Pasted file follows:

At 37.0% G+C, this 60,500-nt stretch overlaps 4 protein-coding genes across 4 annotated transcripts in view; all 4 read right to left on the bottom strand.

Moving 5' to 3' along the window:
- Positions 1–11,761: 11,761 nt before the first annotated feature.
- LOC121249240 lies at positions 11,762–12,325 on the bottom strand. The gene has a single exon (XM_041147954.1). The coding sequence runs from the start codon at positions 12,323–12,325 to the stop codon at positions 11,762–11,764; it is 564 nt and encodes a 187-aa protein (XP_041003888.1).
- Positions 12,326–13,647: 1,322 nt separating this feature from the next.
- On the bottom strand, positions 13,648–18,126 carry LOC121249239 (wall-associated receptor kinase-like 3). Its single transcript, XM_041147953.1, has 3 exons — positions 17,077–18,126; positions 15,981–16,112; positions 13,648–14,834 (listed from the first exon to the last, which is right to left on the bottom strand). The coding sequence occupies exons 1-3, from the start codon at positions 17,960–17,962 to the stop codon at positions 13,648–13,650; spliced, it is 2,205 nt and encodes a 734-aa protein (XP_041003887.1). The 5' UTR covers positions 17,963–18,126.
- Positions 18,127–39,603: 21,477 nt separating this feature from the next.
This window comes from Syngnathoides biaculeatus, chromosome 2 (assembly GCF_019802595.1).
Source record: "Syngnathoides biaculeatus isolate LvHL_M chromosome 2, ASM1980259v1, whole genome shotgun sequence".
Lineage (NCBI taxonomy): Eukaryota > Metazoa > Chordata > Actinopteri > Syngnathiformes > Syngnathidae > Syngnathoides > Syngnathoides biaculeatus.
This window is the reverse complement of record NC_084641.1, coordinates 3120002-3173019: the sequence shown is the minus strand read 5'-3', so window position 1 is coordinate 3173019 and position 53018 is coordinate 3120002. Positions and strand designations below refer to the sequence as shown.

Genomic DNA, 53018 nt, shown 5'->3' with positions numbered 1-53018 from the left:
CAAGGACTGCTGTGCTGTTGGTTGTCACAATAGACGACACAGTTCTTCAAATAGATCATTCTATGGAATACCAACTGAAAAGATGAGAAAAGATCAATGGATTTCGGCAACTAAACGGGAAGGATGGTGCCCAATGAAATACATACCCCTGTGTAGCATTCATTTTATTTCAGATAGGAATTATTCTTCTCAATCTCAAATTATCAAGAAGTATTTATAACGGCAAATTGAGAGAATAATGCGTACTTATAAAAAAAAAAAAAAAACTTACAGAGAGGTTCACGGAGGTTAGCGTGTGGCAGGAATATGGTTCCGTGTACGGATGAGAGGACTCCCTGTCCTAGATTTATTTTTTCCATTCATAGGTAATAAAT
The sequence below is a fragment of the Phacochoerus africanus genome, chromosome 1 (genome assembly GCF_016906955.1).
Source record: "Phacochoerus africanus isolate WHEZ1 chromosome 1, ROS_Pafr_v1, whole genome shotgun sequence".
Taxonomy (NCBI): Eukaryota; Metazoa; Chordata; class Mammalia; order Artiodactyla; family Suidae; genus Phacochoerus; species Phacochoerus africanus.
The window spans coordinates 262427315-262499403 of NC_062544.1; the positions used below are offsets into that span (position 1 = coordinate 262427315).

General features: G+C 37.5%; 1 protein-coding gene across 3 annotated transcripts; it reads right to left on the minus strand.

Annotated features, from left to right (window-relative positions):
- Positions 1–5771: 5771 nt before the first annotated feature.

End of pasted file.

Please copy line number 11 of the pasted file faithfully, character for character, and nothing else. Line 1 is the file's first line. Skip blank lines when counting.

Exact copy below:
This window is the reverse complement of record NC_084641.1, coordinates 3120002-3173019: the sequence shown is the minus strand read 5'-3', so window position 1 is coordinate 3173019 and position 53018 is coordinate 3120002. Positions and strand designations below refer to the sequence as shown.